Roy Wood Jr. searches for the funny amid a pandemic one tweet at a time

Despite being a Birmingham, Alabama, native, the ‘Daily Show’ correspondent has plenty of Chicago connections

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“The Daily Show” correspondent Roy Wood Jr. had connections with Chicago long before he became a Cubs fan.

Comedy Central

In a time where so many people have fewer and fewer options to find ways to keep their minds off of the coronavirus pandemic, comedian Roy Wood Jr. aims to provide a brief respite wherever he can.

“I am growing concerned for a lot of my friends and relatives, and other people down South who I know don’t have resources or capable government officials who can put it all together,” said Roy Wood Jr. “I try to find what everyone is mad about and what’s the funny angle that can help us through. With corona [virus], there’s not a lot of ‘funny’ with the center of the issue.”

Wood, a correspondent with Comedy Central’s “The Daily Show with Trevor Noah,” not only creates online videos showing the trials and tribulations of parents having to deal with their kids during the pandemic, he also has lent his comedic chops to several fundraisers for comedians and service industry/hospitality employees who aren’t working right now.

One of the online shows he performed was with Chicago comedian Hannibal Buress. 

“Being a situation where you can’t figure out what’s next, I’ve been there before,” said Roy Wood Jr. “I feel really bad for the comics, a lot of guys I know who are very close to being on the verge of great exposure in the industry. And, you know, we don’t even know what the industry is gonna look like.”

Wood is quite familiar with making do with the cards he’s dealt.

After all, a lack of options for watching baseball — his favorite sport— during his Birmingham, Alabama, upbringing pushed him toward Cubs fandom. 

Wood says two of his favorite Cubs growing up were outfielder Andre Dawson and infielder Shawon Dunston. On the current roster he likes shortstop Javier Baez and catcher Willson Contreras.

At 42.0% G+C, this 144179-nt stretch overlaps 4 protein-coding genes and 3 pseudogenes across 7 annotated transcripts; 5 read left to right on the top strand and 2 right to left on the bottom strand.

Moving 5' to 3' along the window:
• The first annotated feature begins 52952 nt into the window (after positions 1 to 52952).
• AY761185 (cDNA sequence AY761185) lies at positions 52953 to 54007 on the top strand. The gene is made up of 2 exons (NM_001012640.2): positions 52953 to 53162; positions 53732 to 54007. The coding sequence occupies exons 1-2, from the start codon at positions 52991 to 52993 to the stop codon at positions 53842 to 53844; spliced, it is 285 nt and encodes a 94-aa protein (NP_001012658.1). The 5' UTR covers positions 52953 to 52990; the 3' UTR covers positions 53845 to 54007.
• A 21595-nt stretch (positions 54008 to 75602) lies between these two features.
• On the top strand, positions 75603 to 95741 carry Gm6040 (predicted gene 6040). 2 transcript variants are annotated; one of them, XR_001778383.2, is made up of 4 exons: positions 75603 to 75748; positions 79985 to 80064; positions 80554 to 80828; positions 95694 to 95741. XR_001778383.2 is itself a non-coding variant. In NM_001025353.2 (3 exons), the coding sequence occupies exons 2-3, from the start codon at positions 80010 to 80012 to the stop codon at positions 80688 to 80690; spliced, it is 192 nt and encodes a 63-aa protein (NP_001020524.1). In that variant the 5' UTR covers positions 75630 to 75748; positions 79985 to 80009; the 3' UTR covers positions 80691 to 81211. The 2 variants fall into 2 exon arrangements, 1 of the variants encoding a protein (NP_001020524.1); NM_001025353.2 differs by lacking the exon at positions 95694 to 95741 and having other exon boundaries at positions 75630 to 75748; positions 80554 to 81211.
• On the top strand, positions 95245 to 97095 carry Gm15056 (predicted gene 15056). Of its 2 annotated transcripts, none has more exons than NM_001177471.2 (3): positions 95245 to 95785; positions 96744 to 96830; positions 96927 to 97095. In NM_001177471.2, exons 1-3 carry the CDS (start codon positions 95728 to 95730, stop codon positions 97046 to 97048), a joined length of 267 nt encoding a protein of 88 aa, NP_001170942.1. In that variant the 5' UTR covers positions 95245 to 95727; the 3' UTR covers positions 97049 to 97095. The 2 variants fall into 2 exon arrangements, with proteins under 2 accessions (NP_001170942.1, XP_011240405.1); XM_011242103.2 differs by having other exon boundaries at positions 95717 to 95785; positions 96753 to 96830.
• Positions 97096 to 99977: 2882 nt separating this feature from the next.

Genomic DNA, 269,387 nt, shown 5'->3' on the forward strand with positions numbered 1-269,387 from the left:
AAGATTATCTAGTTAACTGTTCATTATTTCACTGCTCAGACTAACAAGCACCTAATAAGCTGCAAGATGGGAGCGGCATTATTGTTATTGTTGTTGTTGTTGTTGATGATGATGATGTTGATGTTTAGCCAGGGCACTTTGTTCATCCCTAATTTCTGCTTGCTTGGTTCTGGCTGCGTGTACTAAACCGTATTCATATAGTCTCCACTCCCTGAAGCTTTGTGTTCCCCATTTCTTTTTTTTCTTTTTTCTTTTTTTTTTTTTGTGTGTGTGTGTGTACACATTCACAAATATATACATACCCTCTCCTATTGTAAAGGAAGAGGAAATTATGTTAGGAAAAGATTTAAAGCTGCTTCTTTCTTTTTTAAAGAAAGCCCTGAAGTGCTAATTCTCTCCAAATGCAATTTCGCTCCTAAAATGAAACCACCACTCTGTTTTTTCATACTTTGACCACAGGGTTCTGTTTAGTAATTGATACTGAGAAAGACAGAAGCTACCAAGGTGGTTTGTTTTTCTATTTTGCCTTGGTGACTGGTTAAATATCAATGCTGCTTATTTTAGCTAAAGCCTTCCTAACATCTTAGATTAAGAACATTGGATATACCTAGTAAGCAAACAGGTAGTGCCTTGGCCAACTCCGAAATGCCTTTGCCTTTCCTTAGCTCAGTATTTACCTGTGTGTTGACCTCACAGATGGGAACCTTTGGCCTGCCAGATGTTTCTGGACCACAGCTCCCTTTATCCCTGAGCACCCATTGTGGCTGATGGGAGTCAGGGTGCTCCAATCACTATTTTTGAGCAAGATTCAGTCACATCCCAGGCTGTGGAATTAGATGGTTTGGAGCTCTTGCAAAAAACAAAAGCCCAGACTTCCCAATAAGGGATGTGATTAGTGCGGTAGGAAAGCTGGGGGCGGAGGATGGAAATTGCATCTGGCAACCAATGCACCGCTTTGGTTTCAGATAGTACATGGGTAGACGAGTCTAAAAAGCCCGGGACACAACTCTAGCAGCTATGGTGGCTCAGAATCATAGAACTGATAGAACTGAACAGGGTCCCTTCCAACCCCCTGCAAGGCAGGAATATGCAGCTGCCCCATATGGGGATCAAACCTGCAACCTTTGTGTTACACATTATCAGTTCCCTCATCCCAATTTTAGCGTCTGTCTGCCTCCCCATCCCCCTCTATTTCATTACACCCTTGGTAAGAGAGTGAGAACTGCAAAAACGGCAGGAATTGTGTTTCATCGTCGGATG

“That’s what came on TV in Alabama,” Wood recalls. “By the time I got home from school at 3 p.m., I’d watch the game before watching ‘DuckTales’ and ‘Darkwing Duck.’ We only had one cable box, and the Atlanta Braves came on at night; my dad wouldn’t give up the remote.”


Wearing his Cubs robe, Roy Wood Jr. throws out the first pitch at a 2017 game in Wrigley Field.

Charles Rex Arbogast/AP

His true connections with Chicago, where he has family members, took effect long before he became a Cubs fan. 

His late father Roy Wood Sr. was an announcer with WVON — Chicago’s legendary black-owned radio station, where he had a radio show with Cubs legend Ernie Banks. 

During his time at WVON, Roy Wood Sr. was pulled over for a traffic violation by a Chicago police officer who he thought had a great voice, so he invited the officer over to the station to create a demo reel. 

That police officer was Don Cornelius, who went on to create the iconic dance TV show “Soul Train.”

When Roy Wood Jr. comes to Chicago to visit family or for work, he likes to visit Wrigley Field, eat deep-dish pizza and snack on the city’s unique variety of popcorn. The brand he prefers isn’t Garrett’s Popcorn; he’s a Nuts on Clark man. 

In 2018, he did a segment on Chicago’s issues with gun violence where he toured intentionally divested communities on the South Side with CeaseFire, a group that attempts to de-escalate potentially violent situations through mediation. 

“That was one of the most meaningful things that I’ve ever done on the show in the name of journalism,” said Roy Wood Jr. “Thankfully, we were able to find a couple of laughs in there as well, because we’re still a comedy program, but we didn’t find laughs at the expense of the people dealing with the issues at hand.”

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